|Film is one of, if not the most, popular mediums used to adapt books and tell their stories in a different way / Photo by: Neil Judson via Wikimedia Commons|
Film is one of, if not the most, popular mediums used to adapt books and tell their stories in a different way. If a book already has a large following, the anticipation for its adaptation on screen reflects on its success. In fact, book-to-film adaptations are usually more successful compared to original screenplays, according to the Medium, an online publishing platform.
However, racking up more revenue at the box office doesn't necessarily mean that the audience considers these adaptations as equally as good or giving justice to the books' narrative.
Good or Bad Adaptations Are Subjective
Every medium has its limitations in storytelling. For cinema, English writer Virginia Woolf said it's accurately displaying descriptive images that match the words on the book. The Artifice says the power of words is emphasized when written and read—making a great impact on the reader even without cinematic portrayal. The Artifice is an independent online magazine covering a wide spectrum of art media and focuses on "unique topics that are intellectually stimulating and meaningful."
It adds that the imagery of an object described in a book differs from one person to another, but in the cinematic world, only the director of the film has the complete control of its portrayal. The audience is shown the director's ideal depiction of the object—using the aesthetics of film production in a bid to enhance the words on a page—which they may find as a "bad adaptation."
This can be seen in the "Harry Potter" film adaptations, in which major scenes left many fans disappointed. For instance, the scene where Voldemort dies was originally written as him simply collapsing on the ground. This showed that the Dark Lord was merely a human being and not the godly overlord that he saw himself to be.
|It adds that the imagery of an object described in a book differs from one person to another, but in the cinematic world, only the director of the film has the complete control of its portrayal / Photo by: PPEkk via Wikimedia Commons|
However, the director chose to present Voldemort's death through visual effects in which the Dark Lord disintegrated into ashes—the complete opposite of what the author, J.K. Rowling, wanted to show and what the fans wanted to see.
The Harry Potter fandom had differing opinions regarding this particular scene, according to The Artifice. While some were disappointed that it was an "inaccurate display of the original storyline," others simply loved all of the films for the artistic and cinematic qualities put in the production.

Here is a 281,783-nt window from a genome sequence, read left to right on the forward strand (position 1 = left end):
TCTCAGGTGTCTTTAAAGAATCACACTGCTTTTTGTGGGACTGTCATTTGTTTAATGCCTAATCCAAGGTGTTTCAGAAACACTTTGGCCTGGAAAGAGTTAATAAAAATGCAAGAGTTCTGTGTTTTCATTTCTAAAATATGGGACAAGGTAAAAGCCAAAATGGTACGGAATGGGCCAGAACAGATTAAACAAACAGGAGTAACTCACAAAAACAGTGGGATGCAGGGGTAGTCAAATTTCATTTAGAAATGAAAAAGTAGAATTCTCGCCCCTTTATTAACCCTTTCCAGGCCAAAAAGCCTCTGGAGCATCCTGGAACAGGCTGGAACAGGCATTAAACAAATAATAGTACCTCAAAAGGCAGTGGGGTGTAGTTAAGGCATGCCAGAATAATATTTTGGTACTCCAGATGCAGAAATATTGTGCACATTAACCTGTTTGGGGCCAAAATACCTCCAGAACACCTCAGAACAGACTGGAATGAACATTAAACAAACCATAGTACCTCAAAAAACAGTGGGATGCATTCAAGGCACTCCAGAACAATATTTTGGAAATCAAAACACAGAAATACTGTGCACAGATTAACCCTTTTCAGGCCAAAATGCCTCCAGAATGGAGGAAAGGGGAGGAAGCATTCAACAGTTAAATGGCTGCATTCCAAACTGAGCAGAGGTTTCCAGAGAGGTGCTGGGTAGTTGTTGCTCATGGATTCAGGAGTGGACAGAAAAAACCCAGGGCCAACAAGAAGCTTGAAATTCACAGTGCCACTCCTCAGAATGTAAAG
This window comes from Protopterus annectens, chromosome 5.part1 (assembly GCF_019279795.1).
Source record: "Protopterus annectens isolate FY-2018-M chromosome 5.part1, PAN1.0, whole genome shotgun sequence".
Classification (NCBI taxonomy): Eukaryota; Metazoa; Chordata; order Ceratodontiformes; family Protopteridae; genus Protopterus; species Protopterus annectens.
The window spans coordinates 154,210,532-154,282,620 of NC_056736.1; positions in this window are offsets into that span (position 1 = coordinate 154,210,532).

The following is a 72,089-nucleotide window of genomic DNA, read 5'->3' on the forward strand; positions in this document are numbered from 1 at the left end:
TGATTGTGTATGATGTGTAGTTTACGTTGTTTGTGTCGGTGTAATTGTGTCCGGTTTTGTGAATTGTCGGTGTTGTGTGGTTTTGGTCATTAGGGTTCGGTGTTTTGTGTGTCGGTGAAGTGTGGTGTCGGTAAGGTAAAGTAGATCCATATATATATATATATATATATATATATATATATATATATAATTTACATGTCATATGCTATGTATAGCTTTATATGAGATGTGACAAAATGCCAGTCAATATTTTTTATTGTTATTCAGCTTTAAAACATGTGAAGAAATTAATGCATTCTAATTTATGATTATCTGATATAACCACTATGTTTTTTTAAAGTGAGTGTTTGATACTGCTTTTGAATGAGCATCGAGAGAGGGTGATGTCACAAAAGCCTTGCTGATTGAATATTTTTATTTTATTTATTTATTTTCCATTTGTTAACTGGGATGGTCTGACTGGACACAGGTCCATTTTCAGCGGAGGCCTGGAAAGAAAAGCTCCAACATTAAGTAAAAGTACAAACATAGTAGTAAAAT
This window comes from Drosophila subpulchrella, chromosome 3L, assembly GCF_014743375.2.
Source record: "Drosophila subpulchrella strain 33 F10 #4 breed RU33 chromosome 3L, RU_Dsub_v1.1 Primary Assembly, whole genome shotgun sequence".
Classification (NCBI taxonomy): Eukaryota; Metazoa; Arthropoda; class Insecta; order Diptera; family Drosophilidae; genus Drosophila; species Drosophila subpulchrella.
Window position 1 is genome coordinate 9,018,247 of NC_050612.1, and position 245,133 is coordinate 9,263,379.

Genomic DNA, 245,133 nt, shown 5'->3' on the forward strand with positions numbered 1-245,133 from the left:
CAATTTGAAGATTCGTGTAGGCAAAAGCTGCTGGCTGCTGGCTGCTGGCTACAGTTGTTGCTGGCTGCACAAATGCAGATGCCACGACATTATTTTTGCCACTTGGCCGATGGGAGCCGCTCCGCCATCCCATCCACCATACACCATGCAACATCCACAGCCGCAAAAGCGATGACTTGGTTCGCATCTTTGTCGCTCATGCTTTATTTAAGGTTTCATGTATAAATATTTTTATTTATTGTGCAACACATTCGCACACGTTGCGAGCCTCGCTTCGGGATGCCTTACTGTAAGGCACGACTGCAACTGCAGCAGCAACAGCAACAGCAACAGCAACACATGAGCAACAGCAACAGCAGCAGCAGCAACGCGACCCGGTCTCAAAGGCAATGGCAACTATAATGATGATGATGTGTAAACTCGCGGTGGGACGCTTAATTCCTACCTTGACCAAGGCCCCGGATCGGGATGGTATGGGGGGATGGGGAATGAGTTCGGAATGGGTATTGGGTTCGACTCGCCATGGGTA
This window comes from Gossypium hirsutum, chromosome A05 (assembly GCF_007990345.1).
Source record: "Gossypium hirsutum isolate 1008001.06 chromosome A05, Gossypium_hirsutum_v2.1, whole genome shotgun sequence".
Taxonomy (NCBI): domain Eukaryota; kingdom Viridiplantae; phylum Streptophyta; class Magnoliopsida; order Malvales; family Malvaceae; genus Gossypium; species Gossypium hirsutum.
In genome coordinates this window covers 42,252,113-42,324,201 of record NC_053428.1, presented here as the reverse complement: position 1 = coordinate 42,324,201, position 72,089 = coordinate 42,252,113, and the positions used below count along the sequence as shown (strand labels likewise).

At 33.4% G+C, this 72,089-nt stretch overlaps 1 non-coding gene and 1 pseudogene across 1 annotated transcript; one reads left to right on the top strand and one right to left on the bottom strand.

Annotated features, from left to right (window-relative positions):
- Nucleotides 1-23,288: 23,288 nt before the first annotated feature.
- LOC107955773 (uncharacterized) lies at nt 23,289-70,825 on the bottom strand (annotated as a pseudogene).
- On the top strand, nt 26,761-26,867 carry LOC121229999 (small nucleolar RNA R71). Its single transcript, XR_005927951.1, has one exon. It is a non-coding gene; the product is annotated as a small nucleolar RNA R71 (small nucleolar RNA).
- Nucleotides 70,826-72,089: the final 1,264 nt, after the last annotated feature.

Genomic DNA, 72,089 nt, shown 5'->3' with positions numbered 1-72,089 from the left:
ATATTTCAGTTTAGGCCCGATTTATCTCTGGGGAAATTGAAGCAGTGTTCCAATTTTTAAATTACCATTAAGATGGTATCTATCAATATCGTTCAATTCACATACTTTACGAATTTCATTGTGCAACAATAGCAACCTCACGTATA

"The subjective nature of deciding what makes a ‘good’ adaptation vs. what makes a ‘bad’ adaptation lies upon individuals and what they see as good cinematography or a good storyline," the online magazine concludes.
"Ultimately, the decision lies in the directors’ hands, yet the audience subjectively decides their preferences for either the original play/book or the films. It is impossible to impress every single fan, as some fans appreciate the written qualities of the books while others enjoy the cinematic qualities in films."
Making a Good Adaptation
The biggest challenge to any book-to-film adaptation is meeting the expectations of the books' fans. There are so many of them, with differing expectations and perceptions, that it's virtually impossible to satisfy them all. However, creating an adaptation that many can collectively acknowledge as being good, or at least as good as a literary adaptation can be, could still be possible.
The Film Magazine, an online magazine that provides in-depth, insightful, and engaging content regarding cinema, compiled a list of factors that should be considered in creating a book-to-film adaptation that may help in creating a good adaptation.
• Honor the source material - adaptations don't necessarily mean following everything literally by the book. Instead, what's important is going by the narrative of the original work as closely as possible without drawing out too much. This is the reason why there are films split into a series since the book itself is a series. Include the key events of the book as well as ensure that the plot flows smoothly while staying true to the narrative.
|The biggest challenge to any book-to-film adaptation is meeting the expectations of the books' fans / Photo by: Free-Photos via Pixabay|
• Work with the author - having the author's input can be a great asset to the production. After all, they are the brains behind the story. Pleasing and entertaining the audience is important to film adaptation, but it should be noted that it's also important to listen to the author to bring out the work's full potential.
• Consider the future - think about the possible changes that may need to happen, especially if the adaptation will be based on a book series. It's possible that the cast and crew of the whole production may need to be updated in order to accommodate the possible changes.
• Listen to the fans - if a book has an existing fan base, take their inputs into consideration. They are the people who know the story like the back of their hand and the production's main target audience.
• Know what you're getting into - this is one of the biggest mistakes in film adaptations, according to Film Magazine. Simply turning a book into a movie for the sake of it (or for the money) will likely lead to failure if the whole material is not taken into consideration.